10 Oct 2010

Cresecent tears Arabs


News Reports:

Shia crescent pierces heart of Arab world - Times

[ Shiites firmly establised in traditional Sunni areas of influence]


The Times - 17 July 2006


Sunni governments are nervously eyeing a militant alliance capable of taking on Israel

By Nicholas Blanford

THE present conflict between Hezbollah and Israel is not just a local quarrel between bitter foes who have been fighting each other in southern Lebanon for a quarter of a century. It is an attempt to redefine the balance of power in the Middle East.

As such it has implications not only for Israel but also for the Western-friendly, Sunni-led Arab states such as Saudi Arabia, Egypt and Jordan.

The stakes are enormous. By attacking Haifa, Hezbollah has transferred the conflict to Israeli territory, undermining the latter’s longstanding military doctrine of defeating its enemies on foreign soil.

“If the Israeli public begins clamouring for a ceasefire, then the Israeli army will have been neutralised,” Amal SaadGhorayeb, a Lebanese expert on Hezbollah, said. “It will shatter the myth of Israeli invincibility.”

Sheikh Hassan Nasrallah, the leader of Hezbollah, appeared on television yesterday to warn Israel that the guerrillas’ military capabilities remained strong and that “we are still at the beginning” of the conflict.

“Our fighters are still there and they love the confrontation,” he said. “They are looking to show the world a new vision of victory.”

Such defiance may dismay Israelis, but it will cause additional unease among Sunni Arab countries who view the conflagration as a naked attempt by Shia-dominated Iran to project itself into the heart of the Arab world. Saudi Arabia hinted at this irritation with Hezbollah and its patron in an unusually frank statement that came after the kidnapping of two Israeli soldiers last week. It called the operation an “irresponsible action” and blamed elements in Lebanon “and those behind them”.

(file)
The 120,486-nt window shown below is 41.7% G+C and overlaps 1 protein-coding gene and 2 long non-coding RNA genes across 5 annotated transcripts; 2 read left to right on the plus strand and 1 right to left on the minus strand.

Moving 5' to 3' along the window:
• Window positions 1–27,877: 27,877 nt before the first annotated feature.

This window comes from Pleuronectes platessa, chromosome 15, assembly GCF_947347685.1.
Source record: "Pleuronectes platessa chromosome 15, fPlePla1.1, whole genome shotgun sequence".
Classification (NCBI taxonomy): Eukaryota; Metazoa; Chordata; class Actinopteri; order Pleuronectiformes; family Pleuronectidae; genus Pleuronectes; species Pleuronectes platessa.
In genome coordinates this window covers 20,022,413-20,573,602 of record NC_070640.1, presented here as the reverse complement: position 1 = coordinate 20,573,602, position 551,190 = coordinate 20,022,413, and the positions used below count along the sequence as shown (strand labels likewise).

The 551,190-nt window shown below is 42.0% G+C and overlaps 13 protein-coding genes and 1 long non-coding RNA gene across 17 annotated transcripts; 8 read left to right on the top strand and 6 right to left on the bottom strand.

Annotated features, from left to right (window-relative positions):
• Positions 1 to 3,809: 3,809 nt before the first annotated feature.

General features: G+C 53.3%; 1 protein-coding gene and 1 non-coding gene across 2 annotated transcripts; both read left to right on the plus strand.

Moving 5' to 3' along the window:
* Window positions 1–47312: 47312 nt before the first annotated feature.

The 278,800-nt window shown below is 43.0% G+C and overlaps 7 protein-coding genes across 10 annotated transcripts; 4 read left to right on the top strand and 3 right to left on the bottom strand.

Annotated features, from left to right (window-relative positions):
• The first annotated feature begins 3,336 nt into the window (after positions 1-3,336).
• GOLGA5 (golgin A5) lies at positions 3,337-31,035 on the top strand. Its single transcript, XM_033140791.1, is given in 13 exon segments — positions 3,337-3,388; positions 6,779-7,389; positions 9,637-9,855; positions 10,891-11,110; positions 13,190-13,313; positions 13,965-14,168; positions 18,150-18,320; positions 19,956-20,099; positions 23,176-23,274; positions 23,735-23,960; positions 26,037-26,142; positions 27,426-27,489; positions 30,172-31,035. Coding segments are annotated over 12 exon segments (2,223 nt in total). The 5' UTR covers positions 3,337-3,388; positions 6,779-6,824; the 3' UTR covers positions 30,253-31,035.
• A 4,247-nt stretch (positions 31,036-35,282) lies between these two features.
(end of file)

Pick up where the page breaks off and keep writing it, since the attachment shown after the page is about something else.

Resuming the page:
Recent months have seen the crystallisation of an anti-Western alliance linking Iran, under the hardline President Ahmadinejad, some Shia factions in Iraq, Syria — which is ruled by the Alawites, a Shia splinter group — Hezbollah and the Damascus branch of the Hamas movement.

In December 2004 King Abdullah of Jordan famously described this emerging alliance as a “Shia crescent”, a synonym that outraged Tehran but spoke tellingly of Sunni Arab fears about the ambitions of Iran to become a regional superpower capable of facing up to Israel. Although the inclusion of the Sunni Hamas movement in the alliance weakens the notion of a Shia crescent, the idea is not entirely fanciful.

Emboldened by this partnership, Iran and Syria have refused to yield to intense international pressure to comply with the demands of the West on several issues. Syria stands accused by many of assassinating Rafik Hariri, the former Lebanese Prime Minister, last year, as well as continuing to support antiIsraeli militants and insurgency groups in Iraq. The Iranians faces possible UN sanctions if they continus to pursue their nuclear ambitions.

But Tehran, Damascus and their Hamas and Hezbollah allies are calculating that the United States, bogged down in the turmoil in Iraq, is unable to back its demands by force, allowing them to play some high-stakes poker, including the current confrontation with Israel. Iran increased the pressure yesterday by raising the spectre of a regional war, saying that Israel would suffer “unimaginable losses” if it attacked Syria. In turn, Mohsen Bilal, the Syrian Information Minister, vowed a “firm and direct response not limited in time or means” if Syria is attacked.

What worries the rulers of Sunni Arab countries is that, as their citizens watch satellite television images of the destruction wrought by Israel on Lebanon, sympathy will grow for Hezbollah, regarded by many Arabs — Sunni and Shia alike — as the only credible political and military force willing to match words with actions by taking on the might of Israel’s military force.

Perhaps that is why President Mubarak of Egypt, who has little taste for Hezbollah, admitted yesterday that “Israel will not be victorious in the current conflict”. He said: “Israel should stop the killing of defenceless Lebanese civilians.”


IRAN 89% Shia 9% Sunni

PALESTINIANS 5% Shia 90% Sunni

IRAQ 65% Shia 20% Sunni

LEBANON 40% Shia 20% Sunni

SYRIA 15% Shia 74% Sunni


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